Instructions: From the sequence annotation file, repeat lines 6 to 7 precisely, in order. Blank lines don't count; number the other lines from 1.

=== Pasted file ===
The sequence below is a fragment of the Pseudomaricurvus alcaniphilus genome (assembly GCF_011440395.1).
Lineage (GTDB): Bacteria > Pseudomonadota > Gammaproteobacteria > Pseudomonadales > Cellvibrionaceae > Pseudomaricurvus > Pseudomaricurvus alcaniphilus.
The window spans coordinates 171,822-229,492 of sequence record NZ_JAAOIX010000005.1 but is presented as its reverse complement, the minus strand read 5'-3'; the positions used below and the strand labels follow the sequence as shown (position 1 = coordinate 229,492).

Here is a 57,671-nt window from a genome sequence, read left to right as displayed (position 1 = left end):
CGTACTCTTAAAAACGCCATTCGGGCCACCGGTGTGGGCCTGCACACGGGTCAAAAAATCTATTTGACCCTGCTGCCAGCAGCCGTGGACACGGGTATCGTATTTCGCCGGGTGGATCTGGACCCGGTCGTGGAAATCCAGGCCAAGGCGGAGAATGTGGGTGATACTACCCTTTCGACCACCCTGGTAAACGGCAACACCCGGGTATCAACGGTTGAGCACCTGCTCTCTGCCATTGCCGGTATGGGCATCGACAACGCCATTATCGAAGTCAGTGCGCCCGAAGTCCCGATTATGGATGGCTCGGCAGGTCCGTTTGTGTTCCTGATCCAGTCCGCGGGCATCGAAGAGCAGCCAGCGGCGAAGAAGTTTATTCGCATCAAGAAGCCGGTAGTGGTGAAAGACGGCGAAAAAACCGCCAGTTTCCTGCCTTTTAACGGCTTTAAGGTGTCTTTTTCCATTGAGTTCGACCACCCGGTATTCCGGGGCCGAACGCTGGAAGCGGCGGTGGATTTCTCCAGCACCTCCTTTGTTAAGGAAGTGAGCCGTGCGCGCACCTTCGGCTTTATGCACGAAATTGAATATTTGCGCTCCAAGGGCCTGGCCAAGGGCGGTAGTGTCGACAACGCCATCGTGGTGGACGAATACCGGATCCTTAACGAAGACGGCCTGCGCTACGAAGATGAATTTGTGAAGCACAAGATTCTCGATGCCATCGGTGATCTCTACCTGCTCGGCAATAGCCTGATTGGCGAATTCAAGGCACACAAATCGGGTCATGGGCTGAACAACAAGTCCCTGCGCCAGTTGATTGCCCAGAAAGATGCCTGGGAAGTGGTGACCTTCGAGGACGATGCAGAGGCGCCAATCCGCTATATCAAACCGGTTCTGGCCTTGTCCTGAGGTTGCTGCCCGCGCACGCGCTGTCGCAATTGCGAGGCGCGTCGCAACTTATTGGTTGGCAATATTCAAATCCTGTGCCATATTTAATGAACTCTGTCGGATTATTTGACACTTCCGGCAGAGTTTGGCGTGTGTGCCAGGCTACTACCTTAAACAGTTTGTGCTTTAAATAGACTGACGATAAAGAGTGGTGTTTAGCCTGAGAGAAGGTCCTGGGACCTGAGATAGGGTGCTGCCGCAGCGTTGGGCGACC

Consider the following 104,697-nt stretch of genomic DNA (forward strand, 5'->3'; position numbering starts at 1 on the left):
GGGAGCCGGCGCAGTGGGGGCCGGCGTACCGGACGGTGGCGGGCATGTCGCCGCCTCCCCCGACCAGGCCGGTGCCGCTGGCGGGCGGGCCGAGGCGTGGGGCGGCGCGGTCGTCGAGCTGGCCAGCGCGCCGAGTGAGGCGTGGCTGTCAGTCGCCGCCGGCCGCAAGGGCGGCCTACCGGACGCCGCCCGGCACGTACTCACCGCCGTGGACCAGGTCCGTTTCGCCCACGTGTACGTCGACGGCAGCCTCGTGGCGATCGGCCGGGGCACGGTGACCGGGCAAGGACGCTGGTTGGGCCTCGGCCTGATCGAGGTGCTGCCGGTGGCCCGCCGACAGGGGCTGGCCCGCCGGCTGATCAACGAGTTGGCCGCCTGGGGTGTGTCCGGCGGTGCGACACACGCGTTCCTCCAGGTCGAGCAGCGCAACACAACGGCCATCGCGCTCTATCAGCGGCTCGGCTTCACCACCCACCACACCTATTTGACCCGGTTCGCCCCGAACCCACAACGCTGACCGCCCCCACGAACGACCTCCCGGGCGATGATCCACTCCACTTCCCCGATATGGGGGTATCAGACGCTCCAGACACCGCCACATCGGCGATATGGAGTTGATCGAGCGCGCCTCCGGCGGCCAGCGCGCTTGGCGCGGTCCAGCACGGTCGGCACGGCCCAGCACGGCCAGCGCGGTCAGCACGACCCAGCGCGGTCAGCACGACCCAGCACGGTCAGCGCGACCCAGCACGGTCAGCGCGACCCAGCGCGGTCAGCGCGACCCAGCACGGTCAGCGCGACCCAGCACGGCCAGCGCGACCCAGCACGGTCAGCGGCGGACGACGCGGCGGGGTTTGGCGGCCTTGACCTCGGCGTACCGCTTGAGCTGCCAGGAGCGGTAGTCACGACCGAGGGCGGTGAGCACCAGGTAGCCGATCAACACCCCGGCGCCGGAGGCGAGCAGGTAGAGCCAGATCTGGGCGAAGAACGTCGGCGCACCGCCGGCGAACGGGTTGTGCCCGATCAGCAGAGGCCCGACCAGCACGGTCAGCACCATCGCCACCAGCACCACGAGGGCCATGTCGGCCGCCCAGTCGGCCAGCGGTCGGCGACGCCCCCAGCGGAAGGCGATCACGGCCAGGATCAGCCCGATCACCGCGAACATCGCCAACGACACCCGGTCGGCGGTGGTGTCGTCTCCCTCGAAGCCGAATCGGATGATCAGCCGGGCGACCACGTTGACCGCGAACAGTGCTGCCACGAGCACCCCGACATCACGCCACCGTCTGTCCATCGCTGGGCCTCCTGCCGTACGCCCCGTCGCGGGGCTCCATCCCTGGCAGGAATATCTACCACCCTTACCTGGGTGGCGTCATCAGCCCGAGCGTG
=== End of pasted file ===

Consider the following 104,697-nt stretch of genomic DNA (forward strand, 5'->3'; position numbering starts at 1 on the left):
GGGAGCCGGCGCAGTGGGGGCCGGCGTACCGGACGGTGGCGGGCATGTCGCCGCCTCCCCCGACCAGGCCGGTGCCGCTGGCGGGCGGGCCGAGGCGTGGGGCGGCGCGGTCGTCGAGCTGGCCAGCGCGCCGAGTGAGGCGTGGCTGTCAGTCGCCGCCGGCCGCAAGGGCGGCCTACCGGACGCCGCCCGGCACGTACTCACCGCCGTGGACCAGGTCCGTTTCGCCCACGTGTACGTCGACGGCAGCCTCGTGGCGATCGGCCGGGGCACGGTGACCGGGCAAGGACGCTGGTTGGGCCTCGGCCTGATCGAGGTGCTGCCGGTGGCCCGCCGACAGGGGCTGGCCCGCCGGCTGATCAACGAGTTGGCCGCCTGGGGTGTGTCCGGCGGTGCGACACACGCGTTCCTCCAGGTCGAGCAGCGCAACACAACGGCCATCGCGCTCTATCAGCGGCTCGGCTTCACCACCCACCACACCTATTTGACCCGGTTCGCCCCGAACCCACAACGCTGACCGCCCCCACGAACGACCTCCCGGGCGATGATCCACTCCACTTCCCCGATATGGGGGTATCAGACGCTCCAGACACCGCCACATCGGCGATATGGAGTTGATCGAGCGCGCCTCCGGCGGCCAGCGCGCTTGGCGCGGTCCAGCACGGTCGGCACGGCCCAGCACGGCCAGCGCGGTCAGCACGACCCAGCGCGGTCAGCACGACCCAGCACGGTCAGCGCGACCCAGCACGGTCAGCGCGACCCAGCGCGGTCAGCGCGACCCAGCACGGTCAGCGCGACCCAGCACGGCCAGCGCGACCCAGCACGGTCAGCGGCGGACGACGCGGCGGGGTTTGGCGGCCTTGACCTCGGCGTACCGCTTGAGCTGCCAGGAGCGGTAGTCACGACCGAGGGCGGTGAGCACCAGGTAGCCGATCAACACCCCGGCGCCGGAGGCGAGCAGGTAGAGCCAGATCTGGGCGAAGAACGTCGGCGCACCGCCGGCGAACGGGTTGTGCCCGATCAGCAGAGGCCCGACCAGCACGGTCAGCACCATCGCCACCAGCACCACGAGGGCCATGTCGGCCGCCCAGTCGGCCAGCGGTCGGCGACGCCCCCAGCGGAAGGCGATCACGGCCAGGATCAGCCCGATCACCGCGAACATCGCCAACGACACCCGGTCGGCGGTGGTGTCGTCTCCCTCGAAGCCGAATCGGATGATCAGCCGGGCGACCACGTTGACCGCGAACAGTGCTGCCACGAGCACCCCGACATCACGCCACCGTCTGTCCATCGCTGGGCCTCCTGCCGTACGCCCCGTCGCGGGGCTCCATCCCTGGCAGGAATATCTACCACCCTTACCTGGGTGGCGTCATCAGCCCGAGCGTG